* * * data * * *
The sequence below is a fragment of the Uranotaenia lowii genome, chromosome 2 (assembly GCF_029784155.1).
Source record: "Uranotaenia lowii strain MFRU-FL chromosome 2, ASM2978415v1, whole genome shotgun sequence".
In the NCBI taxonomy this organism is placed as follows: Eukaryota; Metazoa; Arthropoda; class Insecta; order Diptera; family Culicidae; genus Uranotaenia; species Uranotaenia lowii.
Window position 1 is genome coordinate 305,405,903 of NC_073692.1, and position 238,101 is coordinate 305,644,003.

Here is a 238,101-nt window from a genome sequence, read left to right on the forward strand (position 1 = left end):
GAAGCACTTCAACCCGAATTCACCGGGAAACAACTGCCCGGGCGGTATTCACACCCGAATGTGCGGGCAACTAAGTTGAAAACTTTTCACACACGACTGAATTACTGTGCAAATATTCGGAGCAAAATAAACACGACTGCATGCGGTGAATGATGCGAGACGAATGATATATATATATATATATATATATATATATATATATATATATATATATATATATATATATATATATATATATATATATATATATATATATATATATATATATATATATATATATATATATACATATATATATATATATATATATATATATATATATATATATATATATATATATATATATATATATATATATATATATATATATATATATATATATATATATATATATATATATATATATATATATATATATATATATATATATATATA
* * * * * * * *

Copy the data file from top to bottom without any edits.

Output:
The sequence below is a fragment of the Uranotaenia lowii genome, chromosome 2 (assembly GCF_029784155.1).
Source record: "Uranotaenia lowii strain MFRU-FL chromosome 2, ASM2978415v1, whole genome shotgun sequence".
In the NCBI taxonomy this organism is placed as follows: Eukaryota; Metazoa; Arthropoda; class Insecta; order Diptera; family Culicidae; genus Uranotaenia; species Uranotaenia lowii.
Window position 1 is genome coordinate 305,405,903 of NC_073692.1, and position 238,101 is coordinate 305,644,003.

Here is a 238,101-nt window from a genome sequence, read left to right on the forward strand (position 1 = left end):
GAAGCACTTCAACCCGAATTCACCGGGAAACAACTGCCCGGGCGGTATTCACACCCGAATGTGCGGGCAACTAAGTTGAAAACTTTTCACACACGACTGAATTACTGTGCAAATATTCGGAGCAAAATAAACACGACTGCATGCGGTGAATGATGCGAGACGAATGATATATATATATATATATATATATATATATATATATATATATATATATATATATATATATATATATATATATATATATATATATATATATATATATATATATATATATATATATATATATACATATATATATATATATATATATATATATATATATATATATATATATATATATATATATATATATATATATATATATATATATATATATATATATATATATATATATATATATATATATATATATATATATATATATATATATATATA